RIGA - Inflation continued its unrestrained tromp through Latvia and Estonia in March, as consumer prices surged over the month and further tainted both countries' macroeconomic outlook.
In Latvia, inflation soared 1.4 percent in March, a full percentage point above expectations. The result baffled economists, who had predicted 0.4 - 0.5 percent. On closer analysis, however, it became clear that the culprit was the lat, which had lost a portion of its value against the euro as more forex traders sold the Latvian currency in favor of euros.
For over two years now the lat has been allowed to fluctuate against the euro in a narrow corridor between 0.6958 and 0.7098 lat per euro, or about 2 percent.
So as a result of the lat's slide against the euro in March, imports of clothes, shoes, meat and other items imported on the basis of euro contracts became more expensive, and retailers raised their prices accordingly.
As the Central Statistics Office reported April 11, prices for goods increased 1.6 percent over the month, while those for services rose 0.9 percent. Analysts said the unexpected jump in inflation was a one-time event and that consumer prices would stabilize as soon as the lat strengthened.
Still, the result placed Latvia's year-on-year inflation near the stratosphere, with March 2007 prices surpassing those in March 2006 by a whopping 8.5 percent. At this level, Latvia may overpass Hungary and resume its initial position as the EU member state with the highest annual inflation.
Even prior to the inflation data, Latvia's woes continued, as Fitch Ratings, one of the leading international ratings agencies, downgraded the Baltic state's local currency outlook.
"The outlook change reflects the increased risk of an abrupt adjustment in capital and financial flows or a prolonged, painful slowdown in economic growth," Fitch said in a statement.
The agency also threw cold water on the government's anti-inflation plan, saying it "may not be sufficient to restore the economy to a sustainable path."
International bankers seconded the assessment. "We completely agree with Fitch on the concerns raised," said Danske Bank in a written comment. "We do not believe that the measures presented by the Latvian government are enough to do the trick, and further measures need to be implemented as soon as possible."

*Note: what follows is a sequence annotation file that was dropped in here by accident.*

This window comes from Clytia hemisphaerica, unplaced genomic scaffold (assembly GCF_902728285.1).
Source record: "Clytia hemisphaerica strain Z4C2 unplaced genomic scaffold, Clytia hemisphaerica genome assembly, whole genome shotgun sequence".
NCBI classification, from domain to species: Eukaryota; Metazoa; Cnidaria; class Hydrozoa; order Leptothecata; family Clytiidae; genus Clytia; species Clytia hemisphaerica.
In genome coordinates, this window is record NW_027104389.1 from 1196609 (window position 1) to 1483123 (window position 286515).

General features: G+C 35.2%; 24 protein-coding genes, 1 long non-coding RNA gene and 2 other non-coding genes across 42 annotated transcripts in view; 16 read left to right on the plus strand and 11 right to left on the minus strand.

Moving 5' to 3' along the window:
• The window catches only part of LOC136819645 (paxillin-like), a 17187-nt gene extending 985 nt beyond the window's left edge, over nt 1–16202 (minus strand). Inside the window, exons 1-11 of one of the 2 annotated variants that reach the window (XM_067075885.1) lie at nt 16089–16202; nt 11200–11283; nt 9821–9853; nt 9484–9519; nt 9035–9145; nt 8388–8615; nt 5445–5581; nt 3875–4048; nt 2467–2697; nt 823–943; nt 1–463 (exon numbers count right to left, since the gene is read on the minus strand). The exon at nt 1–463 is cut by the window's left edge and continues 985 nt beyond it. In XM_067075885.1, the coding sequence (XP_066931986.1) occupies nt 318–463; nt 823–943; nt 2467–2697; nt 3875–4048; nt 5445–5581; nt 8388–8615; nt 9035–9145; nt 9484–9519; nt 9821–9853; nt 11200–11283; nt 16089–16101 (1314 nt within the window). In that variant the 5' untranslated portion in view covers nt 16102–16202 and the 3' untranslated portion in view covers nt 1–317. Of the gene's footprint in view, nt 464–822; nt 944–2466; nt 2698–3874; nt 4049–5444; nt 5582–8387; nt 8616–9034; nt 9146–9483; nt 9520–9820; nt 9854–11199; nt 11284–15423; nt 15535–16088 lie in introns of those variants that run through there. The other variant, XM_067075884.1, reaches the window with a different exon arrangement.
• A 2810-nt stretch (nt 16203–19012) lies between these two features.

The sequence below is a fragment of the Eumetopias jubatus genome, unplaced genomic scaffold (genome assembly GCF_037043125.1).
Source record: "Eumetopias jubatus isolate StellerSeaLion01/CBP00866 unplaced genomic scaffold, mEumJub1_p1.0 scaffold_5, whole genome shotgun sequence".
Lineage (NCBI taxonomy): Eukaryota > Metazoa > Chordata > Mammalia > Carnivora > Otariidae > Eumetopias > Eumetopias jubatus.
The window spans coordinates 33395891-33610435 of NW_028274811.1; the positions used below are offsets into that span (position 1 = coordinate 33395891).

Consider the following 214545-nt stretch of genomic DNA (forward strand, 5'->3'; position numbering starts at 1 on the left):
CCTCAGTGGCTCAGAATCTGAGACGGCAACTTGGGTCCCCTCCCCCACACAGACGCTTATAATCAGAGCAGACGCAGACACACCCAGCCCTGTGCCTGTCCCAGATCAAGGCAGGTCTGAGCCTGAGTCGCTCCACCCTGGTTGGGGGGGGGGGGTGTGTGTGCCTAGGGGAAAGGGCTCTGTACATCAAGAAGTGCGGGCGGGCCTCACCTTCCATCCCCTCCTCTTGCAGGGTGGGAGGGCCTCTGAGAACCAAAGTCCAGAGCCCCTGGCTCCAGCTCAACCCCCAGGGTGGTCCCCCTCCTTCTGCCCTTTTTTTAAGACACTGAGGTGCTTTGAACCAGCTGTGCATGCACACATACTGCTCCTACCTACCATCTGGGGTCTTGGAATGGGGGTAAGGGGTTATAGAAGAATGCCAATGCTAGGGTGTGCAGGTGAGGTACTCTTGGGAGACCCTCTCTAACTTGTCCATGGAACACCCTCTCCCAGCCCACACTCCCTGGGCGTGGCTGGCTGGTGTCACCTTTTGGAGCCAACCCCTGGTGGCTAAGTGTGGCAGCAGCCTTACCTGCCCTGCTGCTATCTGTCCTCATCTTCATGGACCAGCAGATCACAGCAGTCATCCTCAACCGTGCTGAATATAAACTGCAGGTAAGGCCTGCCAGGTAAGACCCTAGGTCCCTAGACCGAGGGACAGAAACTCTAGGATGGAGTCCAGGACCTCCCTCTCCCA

Last year Latvia's economy grew 11.9 percent, the best result in the EU27, though for months now economists have warned that such rapid growth is unsustainable and fraught with a "hard landing" scenario that would bring the economy to a virtual crawl.
The government, faced with a rising chorus of international criticism, finally approved a series of measures to combat inflation, but it is unclear how fast it will be able to adopt them and how long the measures will require to slow down GDP growth.
In Estonia, the statistics department announced that March inflation grew 1 percent month-on-month, while annual inflation has soared to 5.7 percent, the highest level in years. There domestic demand was blamed for the higher-than-expected result, as economic activity continues to be robust across the board.
The Bank of Estonia predicted that pressure on prices would slow as the year wore on. Although inflationary pressures will persist through the year due to robust economic growth, prices are expected to decline in the long term, Martin Lindpere, an analyst at the bank, said.
The bank said it would not take any extraordinary steps to simmer consumer demand.
"Admittedly, inflation is somewhat higher than we'd like, but it's nothing that would require taking urgent extraordinary steps," Janno Toots, a bank spokesman, said.
Toots said Estonia would stick to its successful policy of economic openness, a fixed exchange rate and a surplus budget.
Many Estonians, however, are calling for tougher measures to cool down the economy. Olari Taal, former banker and parliamentarian, wrote in an opinion piece in the Eesti Paevaleht that inflation is a serious problem and is being fed by "our stupidity, arrogance, superficiality and selfishness."
"It is a widespread belief that the best means of combating inflation is the knowledge of the existence of a very good plan to curb inflation," he wrote. Taal suggested the Bank of Estonia cease paying interest on mandatory reserves, and that the state stop refunding taxes on interest on loans. What's more, he called for devaluing the kroon by 2.9 percent to the bottom of its fluctuation limit.
"This will cause a little trouble of a few billion kroons only to commercial banks whose assets are in euros and liabilities, in kroons (they've protected themselves against devaluation)," he wrote. "But this loss will be smaller than commercial banks' annual profits."